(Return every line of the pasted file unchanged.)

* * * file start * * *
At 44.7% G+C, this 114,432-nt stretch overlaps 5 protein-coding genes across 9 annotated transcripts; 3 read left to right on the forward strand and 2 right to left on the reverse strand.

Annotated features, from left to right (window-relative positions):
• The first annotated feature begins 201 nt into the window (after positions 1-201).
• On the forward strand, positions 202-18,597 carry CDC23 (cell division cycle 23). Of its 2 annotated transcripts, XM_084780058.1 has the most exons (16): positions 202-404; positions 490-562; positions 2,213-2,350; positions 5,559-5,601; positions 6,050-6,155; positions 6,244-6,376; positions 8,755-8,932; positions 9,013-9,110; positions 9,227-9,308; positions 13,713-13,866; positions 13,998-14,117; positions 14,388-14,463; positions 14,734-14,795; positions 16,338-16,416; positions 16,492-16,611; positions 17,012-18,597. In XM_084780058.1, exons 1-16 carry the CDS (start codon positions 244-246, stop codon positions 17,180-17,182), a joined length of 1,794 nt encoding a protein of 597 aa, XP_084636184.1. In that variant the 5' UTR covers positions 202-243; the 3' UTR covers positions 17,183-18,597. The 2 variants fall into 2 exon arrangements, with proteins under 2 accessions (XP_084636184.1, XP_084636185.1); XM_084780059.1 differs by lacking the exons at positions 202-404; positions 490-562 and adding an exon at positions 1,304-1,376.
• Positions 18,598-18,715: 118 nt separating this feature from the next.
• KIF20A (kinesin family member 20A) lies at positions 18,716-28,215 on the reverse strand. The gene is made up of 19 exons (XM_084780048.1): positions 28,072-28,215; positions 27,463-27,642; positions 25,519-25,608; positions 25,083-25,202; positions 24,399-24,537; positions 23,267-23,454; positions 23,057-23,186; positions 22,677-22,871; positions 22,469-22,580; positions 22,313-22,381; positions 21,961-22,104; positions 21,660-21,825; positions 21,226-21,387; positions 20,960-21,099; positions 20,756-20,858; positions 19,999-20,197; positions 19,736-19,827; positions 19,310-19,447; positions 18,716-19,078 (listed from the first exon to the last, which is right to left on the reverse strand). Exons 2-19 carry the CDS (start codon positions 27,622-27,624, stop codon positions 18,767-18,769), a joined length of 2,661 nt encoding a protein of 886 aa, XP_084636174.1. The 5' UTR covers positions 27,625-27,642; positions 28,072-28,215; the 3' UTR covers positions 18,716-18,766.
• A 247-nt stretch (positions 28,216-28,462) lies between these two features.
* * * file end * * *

At 44.7% G+C, this 114,432-nt stretch overlaps 5 protein-coding genes across 9 annotated transcripts; 3 read left to right on the forward strand and 2 right to left on the reverse strand.

Annotated features, from left to right (window-relative positions):
• The first annotated feature begins 201 nt into the window (after positions 1-201).
• On the forward strand, positions 202-18,597 carry CDC23 (cell division cycle 23). Of its 2 annotated transcripts, XM_084780058.1 has the most exons (16): positions 202-404; positions 490-562; positions 2,213-2,350; positions 5,559-5,601; positions 6,050-6,155; positions 6,244-6,376; positions 8,755-8,932; positions 9,013-9,110; positions 9,227-9,308; positions 13,713-13,866; positions 13,998-14,117; positions 14,388-14,463; positions 14,734-14,795; positions 16,338-16,416; positions 16,492-16,611; positions 17,012-18,597. In XM_084780058.1, exons 1-16 carry the CDS (start codon positions 244-246, stop codon positions 17,180-17,182), a joined length of 1,794 nt encoding a protein of 597 aa, XP_084636184.1. In that variant the 5' UTR covers positions 202-243; the 3' UTR covers positions 17,183-18,597. The 2 variants fall into 2 exon arrangements, with proteins under 2 accessions (XP_084636184.1, XP_084636185.1); XM_084780059.1 differs by lacking the exons at positions 202-404; positions 490-562 and adding an exon at positions 1,304-1,376.
• Positions 18,598-18,715: 118 nt separating this feature from the next.
• KIF20A (kinesin family member 20A) lies at positions 18,716-28,215 on the reverse strand. The gene is made up of 19 exons (XM_084780048.1): positions 28,072-28,215; positions 27,463-27,642; positions 25,519-25,608; positions 25,083-25,202; positions 24,399-24,537; positions 23,267-23,454; positions 23,057-23,186; positions 22,677-22,871; positions 22,469-22,580; positions 22,313-22,381; positions 21,961-22,104; positions 21,660-21,825; positions 21,226-21,387; positions 20,960-21,099; positions 20,756-20,858; positions 19,999-20,197; positions 19,736-19,827; positions 19,310-19,447; positions 18,716-19,078 (listed from the first exon to the last, which is right to left on the reverse strand). Exons 2-19 carry the CDS (start codon positions 27,622-27,624, stop codon positions 18,767-18,769), a joined length of 2,661 nt encoding a protein of 886 aa, XP_084636174.1. The 5' UTR covers positions 27,625-27,642; positions 28,072-28,215; the 3' UTR covers positions 18,716-18,766.
• A 247-nt stretch (positions 28,216-28,462) lies between these two features.